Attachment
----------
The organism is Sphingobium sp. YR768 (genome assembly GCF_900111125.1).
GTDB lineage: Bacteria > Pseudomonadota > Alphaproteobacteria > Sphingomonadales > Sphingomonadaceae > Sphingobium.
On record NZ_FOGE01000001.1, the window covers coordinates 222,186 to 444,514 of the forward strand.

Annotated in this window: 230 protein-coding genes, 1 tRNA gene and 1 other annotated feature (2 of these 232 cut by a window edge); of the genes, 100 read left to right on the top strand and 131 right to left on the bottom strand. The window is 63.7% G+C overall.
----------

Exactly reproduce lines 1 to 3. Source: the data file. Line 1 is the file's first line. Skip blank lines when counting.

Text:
The organism is Sphingobium sp. YR768 (genome assembly GCF_900111125.1).
GTDB lineage: Bacteria > Pseudomonadota > Alphaproteobacteria > Sphingomonadales > Sphingomonadaceae > Sphingobium.
On record NZ_FOGE01000001.1, the window covers coordinates 222,186 to 444,514 of the forward strand.